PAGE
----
Blog Four

The study of non-human primates has the ability to answer the many enigmas of human structure and behaviors.

The amount similarities humans share with non-human primates is too large to deny that humans evolved from them. In the lectures, we looked at the physical traits humans and non-human primates share. We both have opposable thumbs that we use to grasp objects (no longer tree limbs for humans), similar skull structures due to the similar sizes of the brain, and some share the same ability to walk on two legs. Not only do we share physical traits, but the way we think, learn and adapt similar.

As we learned from the videos “What Does It Mean to Be Human”, in lecture, both humans and non-human primates use tools to make living easier. Even though humans use tools for just about everything, we acquired the knowledge to use tools from our recent ancestors.

We are also part of social groups, just like non-human primates. We interact with one another for nurturing needs, comfort and survival; just like non-human primates. We groom each other, have our own language for communication and recognize gestures for communication as well. Some non-human primates are violent in their social groups, but aren’t humans too? We both share the behavior of warfare. Not all groups of non-human primates are violent (like the peaceful bonobos), and not all groups of humans are violent. But each species has a history of warfare. The video “What War is Good For? Ask a Chimpanzee”, explained the behaviors of war among certain subgroups of non-human primates, whether it be for territorial purposes or hazing, they do have violent tendencies.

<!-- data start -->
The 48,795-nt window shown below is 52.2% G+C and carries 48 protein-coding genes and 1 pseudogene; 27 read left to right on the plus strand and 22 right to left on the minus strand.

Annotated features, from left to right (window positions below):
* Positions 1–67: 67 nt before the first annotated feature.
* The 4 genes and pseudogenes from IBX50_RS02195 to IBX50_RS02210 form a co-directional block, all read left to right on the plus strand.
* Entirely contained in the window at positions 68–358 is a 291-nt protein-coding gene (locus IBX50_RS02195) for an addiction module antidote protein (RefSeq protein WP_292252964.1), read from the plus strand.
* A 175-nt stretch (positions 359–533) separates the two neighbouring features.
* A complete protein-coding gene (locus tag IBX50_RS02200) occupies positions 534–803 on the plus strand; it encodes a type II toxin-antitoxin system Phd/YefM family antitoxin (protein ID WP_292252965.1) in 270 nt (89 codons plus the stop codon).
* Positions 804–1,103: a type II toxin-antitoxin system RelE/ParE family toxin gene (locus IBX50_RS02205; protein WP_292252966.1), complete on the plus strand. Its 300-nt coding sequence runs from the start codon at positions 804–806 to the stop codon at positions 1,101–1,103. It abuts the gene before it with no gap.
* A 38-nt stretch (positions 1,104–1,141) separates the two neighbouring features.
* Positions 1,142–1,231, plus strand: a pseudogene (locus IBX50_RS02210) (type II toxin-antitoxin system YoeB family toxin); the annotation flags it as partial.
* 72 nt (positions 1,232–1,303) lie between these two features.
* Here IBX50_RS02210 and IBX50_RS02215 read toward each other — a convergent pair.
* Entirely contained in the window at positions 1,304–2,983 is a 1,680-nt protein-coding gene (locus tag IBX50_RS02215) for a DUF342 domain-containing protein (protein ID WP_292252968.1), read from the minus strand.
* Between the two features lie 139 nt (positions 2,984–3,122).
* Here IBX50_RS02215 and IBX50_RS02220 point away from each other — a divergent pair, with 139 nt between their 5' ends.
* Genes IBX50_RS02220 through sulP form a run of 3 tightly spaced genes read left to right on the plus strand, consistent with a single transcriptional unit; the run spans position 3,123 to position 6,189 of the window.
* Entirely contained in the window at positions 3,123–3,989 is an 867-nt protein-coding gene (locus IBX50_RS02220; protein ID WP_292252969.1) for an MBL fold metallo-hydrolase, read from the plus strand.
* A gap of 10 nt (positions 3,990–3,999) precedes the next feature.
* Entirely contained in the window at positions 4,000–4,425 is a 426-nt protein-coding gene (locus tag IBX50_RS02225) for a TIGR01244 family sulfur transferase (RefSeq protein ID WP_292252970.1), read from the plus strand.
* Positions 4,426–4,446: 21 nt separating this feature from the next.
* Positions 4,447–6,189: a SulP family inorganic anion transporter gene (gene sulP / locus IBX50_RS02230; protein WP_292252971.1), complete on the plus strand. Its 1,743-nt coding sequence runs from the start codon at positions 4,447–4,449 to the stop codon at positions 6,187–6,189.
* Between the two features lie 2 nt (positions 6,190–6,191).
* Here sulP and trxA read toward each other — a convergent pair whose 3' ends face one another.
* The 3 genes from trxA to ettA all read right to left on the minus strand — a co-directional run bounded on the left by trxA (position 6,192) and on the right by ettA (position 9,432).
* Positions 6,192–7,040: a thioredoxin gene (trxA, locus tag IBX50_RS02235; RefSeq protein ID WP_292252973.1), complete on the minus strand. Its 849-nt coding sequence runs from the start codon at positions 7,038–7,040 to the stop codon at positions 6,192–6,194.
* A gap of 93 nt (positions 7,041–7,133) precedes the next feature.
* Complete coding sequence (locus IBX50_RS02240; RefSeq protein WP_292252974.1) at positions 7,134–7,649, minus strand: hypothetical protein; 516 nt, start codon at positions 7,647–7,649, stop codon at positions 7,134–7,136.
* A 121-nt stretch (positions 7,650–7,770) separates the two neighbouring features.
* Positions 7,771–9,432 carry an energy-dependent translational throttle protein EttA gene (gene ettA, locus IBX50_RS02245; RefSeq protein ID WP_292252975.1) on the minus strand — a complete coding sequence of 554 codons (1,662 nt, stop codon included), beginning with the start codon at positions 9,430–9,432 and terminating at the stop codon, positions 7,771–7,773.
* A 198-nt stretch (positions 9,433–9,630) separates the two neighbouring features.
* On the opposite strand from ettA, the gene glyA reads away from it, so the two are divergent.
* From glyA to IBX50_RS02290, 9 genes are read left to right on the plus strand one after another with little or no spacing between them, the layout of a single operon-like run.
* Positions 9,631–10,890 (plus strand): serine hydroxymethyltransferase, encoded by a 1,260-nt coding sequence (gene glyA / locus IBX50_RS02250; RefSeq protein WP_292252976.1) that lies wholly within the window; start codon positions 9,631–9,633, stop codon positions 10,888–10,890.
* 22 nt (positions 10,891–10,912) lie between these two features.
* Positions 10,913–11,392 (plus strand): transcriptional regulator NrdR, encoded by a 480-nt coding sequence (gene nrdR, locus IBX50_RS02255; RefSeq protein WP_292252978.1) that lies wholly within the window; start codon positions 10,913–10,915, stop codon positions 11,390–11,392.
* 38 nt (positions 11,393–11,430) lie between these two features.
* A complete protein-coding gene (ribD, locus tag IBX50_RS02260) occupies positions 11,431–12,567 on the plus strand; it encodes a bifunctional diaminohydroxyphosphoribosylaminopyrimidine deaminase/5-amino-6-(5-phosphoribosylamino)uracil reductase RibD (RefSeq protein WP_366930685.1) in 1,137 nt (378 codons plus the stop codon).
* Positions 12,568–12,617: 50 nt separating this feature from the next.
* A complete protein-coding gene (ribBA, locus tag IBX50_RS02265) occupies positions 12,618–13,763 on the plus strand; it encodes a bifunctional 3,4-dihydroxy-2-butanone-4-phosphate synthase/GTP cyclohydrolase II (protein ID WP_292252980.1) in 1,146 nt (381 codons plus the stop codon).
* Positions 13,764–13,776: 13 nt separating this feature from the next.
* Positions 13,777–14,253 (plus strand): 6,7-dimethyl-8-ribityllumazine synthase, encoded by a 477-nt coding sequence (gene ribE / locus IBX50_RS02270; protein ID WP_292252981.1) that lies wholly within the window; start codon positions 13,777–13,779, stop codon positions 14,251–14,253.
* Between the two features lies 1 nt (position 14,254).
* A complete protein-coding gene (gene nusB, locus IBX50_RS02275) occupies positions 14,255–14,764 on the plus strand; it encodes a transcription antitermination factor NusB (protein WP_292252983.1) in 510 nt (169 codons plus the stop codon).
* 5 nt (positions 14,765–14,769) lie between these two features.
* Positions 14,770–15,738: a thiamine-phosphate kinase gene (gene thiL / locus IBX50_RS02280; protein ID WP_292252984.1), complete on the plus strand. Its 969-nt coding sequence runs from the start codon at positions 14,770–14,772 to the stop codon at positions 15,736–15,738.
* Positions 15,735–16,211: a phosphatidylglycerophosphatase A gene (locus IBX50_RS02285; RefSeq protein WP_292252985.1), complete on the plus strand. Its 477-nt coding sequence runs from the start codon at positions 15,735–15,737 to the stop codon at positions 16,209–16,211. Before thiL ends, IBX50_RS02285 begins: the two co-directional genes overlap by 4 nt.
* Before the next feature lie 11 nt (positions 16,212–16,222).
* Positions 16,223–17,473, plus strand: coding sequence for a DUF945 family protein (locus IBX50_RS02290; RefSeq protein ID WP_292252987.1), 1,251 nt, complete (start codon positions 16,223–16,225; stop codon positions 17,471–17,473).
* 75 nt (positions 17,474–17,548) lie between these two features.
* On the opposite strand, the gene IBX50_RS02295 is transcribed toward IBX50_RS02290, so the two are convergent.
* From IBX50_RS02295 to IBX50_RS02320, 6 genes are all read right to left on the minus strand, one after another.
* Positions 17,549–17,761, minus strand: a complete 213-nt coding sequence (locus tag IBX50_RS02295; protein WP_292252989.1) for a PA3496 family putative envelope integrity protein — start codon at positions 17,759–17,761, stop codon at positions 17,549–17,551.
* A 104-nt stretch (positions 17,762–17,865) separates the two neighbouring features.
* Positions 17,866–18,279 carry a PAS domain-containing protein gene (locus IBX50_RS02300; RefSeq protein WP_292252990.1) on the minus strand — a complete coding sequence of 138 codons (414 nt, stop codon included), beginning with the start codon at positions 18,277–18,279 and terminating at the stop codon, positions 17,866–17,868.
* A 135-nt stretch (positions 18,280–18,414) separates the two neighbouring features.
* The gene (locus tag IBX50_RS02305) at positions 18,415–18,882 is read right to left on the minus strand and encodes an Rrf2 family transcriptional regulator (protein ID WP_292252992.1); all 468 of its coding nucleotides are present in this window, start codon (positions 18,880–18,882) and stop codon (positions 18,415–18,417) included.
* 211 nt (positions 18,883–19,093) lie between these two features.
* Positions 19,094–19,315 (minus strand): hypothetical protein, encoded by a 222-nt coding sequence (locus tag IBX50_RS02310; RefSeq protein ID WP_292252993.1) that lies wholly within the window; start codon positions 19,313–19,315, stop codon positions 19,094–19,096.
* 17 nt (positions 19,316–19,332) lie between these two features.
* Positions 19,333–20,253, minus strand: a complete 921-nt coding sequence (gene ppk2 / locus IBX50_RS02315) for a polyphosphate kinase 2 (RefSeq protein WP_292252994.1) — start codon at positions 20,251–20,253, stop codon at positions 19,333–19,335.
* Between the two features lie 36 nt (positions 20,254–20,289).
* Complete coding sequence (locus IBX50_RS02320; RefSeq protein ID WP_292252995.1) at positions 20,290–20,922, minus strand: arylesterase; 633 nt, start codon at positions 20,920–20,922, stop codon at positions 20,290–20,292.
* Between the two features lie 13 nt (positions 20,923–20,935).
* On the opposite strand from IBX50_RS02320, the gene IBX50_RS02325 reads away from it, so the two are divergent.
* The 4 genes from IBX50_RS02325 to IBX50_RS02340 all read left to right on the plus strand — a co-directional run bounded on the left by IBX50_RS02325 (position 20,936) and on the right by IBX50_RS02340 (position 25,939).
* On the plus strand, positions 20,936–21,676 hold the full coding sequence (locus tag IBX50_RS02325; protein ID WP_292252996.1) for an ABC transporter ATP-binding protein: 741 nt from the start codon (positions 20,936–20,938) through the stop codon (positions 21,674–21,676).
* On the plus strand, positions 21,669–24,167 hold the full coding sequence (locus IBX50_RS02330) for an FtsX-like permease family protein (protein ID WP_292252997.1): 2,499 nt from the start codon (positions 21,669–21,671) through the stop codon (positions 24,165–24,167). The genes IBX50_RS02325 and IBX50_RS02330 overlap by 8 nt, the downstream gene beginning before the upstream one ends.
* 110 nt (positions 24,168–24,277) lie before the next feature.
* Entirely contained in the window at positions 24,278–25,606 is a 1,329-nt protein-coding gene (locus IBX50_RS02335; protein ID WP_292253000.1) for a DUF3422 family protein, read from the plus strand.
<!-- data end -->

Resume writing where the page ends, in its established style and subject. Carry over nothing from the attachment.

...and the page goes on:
I was surprised about the similarities between humans and non-human primates. Yes, I have learned we evolved from chimpanzees over my lifespan, but I didn’t realize how closely related we are. Learning about the way humans communicate with each other, non-human primates communicate with each other, and how humans can communicate with non-human primates was amazing! In one of the videos, there was a man speaking with a chimpanzee using sign language and he asked the chimp what his favorite color was and he responded with “red”. For me, seeing something like this was truly moving and changed my perspective about our relationship with non-human primates. If we are able to communicate with them in such a way, how could we not be related or descended from them?

Studying chimpanzees, apes, or any other non-human primate can give a lot of insight to the physical traits and behaviors of humans. There are certain characteristics humans and non-human primates share, and we can’t deny our relationship with them. We learn in very similar ways, we grow up and behave the way we are taught to behave, we learn how to be good mothers and fathers by the way we are raised, and we communicate with each other on a completely different level than any other mammal.

These similarities are no coincidences and if we continue to study our ancestors, we are going to continue to learn about ourselves.

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